While it is true that Homer's epic, The Odyssey, is set in an unfamiliar time and place and contains Greek gods and goddesses which are no longer relevant to modern life, there are many elements of the story which are quite applicable to modern American life.
One relatable element is loyalty. This story would not even have happened if Odysseus had not been loyal to his friend Menelaus and gone with him to rescue Helen. On a personal level, Odysseus has many people who remain loyal to him while he is gone (Eumaeus and Eurycleia, for example), and they assist him when he returns to reclaim his family and holdings. Despite his lapses in loyalty with some of the women and goddesses he meets on his journey, Odysseus is loyal to Penelope, and she is certainly loyal to him. Americans, too, appreciate and admire loyalty in their friends and families.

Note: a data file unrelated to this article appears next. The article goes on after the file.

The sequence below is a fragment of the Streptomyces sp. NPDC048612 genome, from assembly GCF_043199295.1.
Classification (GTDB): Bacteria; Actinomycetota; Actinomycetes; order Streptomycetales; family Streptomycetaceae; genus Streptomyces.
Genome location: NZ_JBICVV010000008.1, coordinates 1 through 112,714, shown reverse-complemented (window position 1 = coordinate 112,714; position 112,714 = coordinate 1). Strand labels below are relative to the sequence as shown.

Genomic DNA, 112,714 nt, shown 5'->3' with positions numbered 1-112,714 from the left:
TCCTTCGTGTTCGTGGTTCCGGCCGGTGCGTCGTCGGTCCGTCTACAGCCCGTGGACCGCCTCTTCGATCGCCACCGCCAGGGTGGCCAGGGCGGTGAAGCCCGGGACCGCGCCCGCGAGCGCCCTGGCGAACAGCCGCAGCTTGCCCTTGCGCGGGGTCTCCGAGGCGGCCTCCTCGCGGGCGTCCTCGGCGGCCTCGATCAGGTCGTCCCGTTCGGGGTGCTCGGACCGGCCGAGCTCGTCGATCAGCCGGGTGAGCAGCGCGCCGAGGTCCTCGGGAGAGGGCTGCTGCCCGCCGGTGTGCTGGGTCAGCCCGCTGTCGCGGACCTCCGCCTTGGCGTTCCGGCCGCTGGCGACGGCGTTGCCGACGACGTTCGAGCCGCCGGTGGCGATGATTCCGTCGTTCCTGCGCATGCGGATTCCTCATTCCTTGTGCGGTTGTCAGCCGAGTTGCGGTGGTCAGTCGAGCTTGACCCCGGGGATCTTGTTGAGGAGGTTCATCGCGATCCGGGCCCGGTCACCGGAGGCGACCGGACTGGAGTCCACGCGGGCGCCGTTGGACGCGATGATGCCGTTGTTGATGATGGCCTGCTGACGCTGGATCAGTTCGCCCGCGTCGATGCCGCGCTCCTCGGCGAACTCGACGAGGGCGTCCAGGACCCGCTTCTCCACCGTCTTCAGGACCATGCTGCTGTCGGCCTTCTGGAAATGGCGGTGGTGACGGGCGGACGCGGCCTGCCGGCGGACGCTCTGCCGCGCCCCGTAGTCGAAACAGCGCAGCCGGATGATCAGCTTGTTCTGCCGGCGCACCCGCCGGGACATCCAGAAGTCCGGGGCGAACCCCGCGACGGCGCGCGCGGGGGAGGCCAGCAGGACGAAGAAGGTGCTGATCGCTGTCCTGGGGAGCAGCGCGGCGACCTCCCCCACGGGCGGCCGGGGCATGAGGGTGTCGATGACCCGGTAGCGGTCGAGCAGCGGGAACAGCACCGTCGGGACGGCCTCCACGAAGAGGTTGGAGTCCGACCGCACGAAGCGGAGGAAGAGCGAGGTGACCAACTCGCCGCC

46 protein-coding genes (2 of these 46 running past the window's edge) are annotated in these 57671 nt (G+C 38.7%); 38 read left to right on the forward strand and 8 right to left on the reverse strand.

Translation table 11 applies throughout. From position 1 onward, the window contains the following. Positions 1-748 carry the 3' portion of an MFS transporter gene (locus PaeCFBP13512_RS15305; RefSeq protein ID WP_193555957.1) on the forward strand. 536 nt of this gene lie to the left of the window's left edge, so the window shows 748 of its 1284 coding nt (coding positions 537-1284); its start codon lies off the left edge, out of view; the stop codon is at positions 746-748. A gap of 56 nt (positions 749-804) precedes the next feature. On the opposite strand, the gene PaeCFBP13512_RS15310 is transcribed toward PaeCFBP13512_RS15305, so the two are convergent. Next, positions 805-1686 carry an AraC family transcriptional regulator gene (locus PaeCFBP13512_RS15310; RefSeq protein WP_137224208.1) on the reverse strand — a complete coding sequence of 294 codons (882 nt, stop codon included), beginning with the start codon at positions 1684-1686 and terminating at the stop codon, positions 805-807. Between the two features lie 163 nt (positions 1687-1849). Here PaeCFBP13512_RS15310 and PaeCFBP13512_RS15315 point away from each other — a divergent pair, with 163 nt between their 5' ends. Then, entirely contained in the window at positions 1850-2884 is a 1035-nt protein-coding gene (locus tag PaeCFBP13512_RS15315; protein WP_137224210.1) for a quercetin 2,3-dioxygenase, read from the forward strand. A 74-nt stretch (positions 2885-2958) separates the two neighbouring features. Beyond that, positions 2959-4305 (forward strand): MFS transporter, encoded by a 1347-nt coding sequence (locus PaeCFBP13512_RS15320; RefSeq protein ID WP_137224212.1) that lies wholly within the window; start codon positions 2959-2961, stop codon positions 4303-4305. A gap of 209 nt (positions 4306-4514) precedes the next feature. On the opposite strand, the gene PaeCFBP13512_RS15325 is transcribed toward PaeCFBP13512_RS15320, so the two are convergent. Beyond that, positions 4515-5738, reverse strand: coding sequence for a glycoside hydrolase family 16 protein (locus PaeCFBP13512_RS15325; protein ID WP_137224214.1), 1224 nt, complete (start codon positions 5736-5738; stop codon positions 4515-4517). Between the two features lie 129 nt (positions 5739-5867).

A second familiar element of this story is excessive pride. While people in the modern world do not regularly converse with gods (or make them angry), most of us have suffered the consequences of being too prideful, like Odysseus. (Those too proud to ask for directions often remain lost, for example.)
Another aspect of the story which modern Americans share with the characters in The Odyssey is temptation. So many times Odysseus' journey is prolonged because he or his men succumb to temptation. Each time, the consequence is something different; however, there is always a cost for giving in to temptation. (When the men eat the Lotus fruit, for example, they do not remember anything about their homes or their families, which of course prolongs their journey.)
So many other elements of this story are different but recognizable in today's culture. Once you begin to look beyond the specific settings and characters of The Odyssey, you will discover that this is just a story about human beings, their strengths, and their flaws.